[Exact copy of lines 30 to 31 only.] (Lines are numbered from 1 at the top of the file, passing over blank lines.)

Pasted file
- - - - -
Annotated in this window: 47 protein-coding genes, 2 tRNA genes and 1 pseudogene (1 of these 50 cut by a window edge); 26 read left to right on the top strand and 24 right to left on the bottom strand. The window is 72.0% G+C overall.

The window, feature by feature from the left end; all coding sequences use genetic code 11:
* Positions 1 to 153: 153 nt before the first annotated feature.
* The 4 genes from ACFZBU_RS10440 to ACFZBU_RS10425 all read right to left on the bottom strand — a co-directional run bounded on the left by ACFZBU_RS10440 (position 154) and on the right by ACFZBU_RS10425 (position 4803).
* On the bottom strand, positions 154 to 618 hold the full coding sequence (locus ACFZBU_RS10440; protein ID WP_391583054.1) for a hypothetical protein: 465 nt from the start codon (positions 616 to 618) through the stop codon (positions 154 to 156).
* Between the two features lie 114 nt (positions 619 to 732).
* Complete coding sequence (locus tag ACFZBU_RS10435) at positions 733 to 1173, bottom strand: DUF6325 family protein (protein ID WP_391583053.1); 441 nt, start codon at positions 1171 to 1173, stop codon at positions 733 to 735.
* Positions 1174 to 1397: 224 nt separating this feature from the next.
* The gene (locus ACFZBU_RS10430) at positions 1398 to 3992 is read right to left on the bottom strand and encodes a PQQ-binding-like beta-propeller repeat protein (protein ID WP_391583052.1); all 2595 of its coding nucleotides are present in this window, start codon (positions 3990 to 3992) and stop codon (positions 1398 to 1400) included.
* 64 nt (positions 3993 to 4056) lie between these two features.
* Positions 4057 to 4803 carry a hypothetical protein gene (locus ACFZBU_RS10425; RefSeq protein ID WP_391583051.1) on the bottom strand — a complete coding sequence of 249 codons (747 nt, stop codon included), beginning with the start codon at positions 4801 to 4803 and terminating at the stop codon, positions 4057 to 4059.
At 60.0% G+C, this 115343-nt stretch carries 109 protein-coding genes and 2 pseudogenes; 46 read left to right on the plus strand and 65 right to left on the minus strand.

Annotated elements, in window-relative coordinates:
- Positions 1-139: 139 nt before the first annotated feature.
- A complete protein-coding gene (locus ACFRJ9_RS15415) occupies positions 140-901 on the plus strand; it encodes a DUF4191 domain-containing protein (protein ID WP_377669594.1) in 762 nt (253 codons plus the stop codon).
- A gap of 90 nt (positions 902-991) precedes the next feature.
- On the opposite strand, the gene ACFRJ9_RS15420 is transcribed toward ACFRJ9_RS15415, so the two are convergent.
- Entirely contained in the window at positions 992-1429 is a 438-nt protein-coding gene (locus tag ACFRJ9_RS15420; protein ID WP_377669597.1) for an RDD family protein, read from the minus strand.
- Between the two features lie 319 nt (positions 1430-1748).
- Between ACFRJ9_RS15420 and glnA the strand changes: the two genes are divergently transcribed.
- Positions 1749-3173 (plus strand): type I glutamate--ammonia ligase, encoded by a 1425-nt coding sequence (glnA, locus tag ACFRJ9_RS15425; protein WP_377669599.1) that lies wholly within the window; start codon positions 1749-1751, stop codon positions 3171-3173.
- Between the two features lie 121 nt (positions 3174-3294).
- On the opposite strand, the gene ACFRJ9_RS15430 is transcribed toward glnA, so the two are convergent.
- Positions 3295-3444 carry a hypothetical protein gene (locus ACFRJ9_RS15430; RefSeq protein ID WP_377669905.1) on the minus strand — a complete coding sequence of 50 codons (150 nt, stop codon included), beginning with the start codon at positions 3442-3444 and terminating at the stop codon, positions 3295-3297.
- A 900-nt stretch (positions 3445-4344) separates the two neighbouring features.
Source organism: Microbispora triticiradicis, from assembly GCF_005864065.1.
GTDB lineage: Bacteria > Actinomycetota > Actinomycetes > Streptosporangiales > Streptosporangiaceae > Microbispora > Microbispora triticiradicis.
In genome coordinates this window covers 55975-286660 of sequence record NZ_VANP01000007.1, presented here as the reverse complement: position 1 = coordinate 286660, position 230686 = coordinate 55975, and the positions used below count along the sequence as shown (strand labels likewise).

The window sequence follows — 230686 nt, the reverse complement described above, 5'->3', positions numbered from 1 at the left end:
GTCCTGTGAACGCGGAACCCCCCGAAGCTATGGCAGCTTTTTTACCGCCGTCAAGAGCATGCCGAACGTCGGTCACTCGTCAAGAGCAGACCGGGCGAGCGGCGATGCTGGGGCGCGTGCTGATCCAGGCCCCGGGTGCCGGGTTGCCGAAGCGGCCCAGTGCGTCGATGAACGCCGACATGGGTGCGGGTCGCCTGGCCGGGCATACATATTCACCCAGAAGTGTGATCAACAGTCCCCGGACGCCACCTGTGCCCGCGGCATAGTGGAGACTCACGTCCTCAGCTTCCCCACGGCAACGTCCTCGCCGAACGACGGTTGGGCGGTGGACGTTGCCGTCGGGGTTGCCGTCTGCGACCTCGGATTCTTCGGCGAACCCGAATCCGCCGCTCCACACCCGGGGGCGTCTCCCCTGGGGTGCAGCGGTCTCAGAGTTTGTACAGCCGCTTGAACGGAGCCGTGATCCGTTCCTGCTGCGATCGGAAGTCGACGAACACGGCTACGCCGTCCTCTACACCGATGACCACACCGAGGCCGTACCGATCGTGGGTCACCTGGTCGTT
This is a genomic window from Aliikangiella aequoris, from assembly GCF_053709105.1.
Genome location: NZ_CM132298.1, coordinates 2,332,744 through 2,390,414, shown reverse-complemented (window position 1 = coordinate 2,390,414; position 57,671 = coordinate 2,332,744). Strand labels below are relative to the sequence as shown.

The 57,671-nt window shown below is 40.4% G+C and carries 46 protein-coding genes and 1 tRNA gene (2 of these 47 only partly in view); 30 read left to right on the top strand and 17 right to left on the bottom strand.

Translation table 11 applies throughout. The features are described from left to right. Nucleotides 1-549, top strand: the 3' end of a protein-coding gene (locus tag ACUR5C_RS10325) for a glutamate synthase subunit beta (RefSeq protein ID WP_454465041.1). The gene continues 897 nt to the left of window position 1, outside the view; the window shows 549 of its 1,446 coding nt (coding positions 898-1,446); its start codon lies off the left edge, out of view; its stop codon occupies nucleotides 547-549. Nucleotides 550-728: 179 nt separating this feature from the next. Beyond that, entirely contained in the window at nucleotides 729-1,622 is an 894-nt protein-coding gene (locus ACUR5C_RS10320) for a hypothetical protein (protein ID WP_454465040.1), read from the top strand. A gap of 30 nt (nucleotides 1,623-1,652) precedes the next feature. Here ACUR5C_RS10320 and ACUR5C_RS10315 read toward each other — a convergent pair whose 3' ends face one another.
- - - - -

GTCCTGTGAACGCGGAACCCCCCGAAGCTATGGCAGCTTTTTTACCGCCGTCAAGAGCATGCCGAACGTCGGTCACTCGTCAAGAGCAGACCGGGCGAGCGGCGATGCTGGGGCGCGTGCTGATCCAGGCCCCGGGTGCCGGGTTGCCGAAGCGGCCCAGTGCGTCGATGAACGCCGACATGGGTGCGGGTCGCCTGGCCGGGCATACATATTCACCCAGAAGTGTGATCAACAGTCCCCGGACGCCACCTGTGCCCGCGGCATAGTGGAGACTCACGTCCTCAGCTTCCCCACGGCAACGTCCTCGCCGAACGACGGTTGGGCGGTGGACGTTGCCGTCGGGGTTGCCGTCTGCGACCTCGGATTCTTCGGCGAACCCGAATCCGCCGCTCCACACCCGGGGGCGTCTCCCCTGGGGTGCAGCGGTCTCAGAGTTTGTACAGCCGCTTGAACGGAGCCGTGATCCGTTCCTGCTGCGATCGGAAGTCGACGAACACGGCTACGCCGTCCTCTACACCGATGACCACACCGAGGCCGTACCGATCGTGGGTCACCTGGTCGTT
This is a genomic window from Aliikangiella aequoris, from assembly GCF_053709105.1.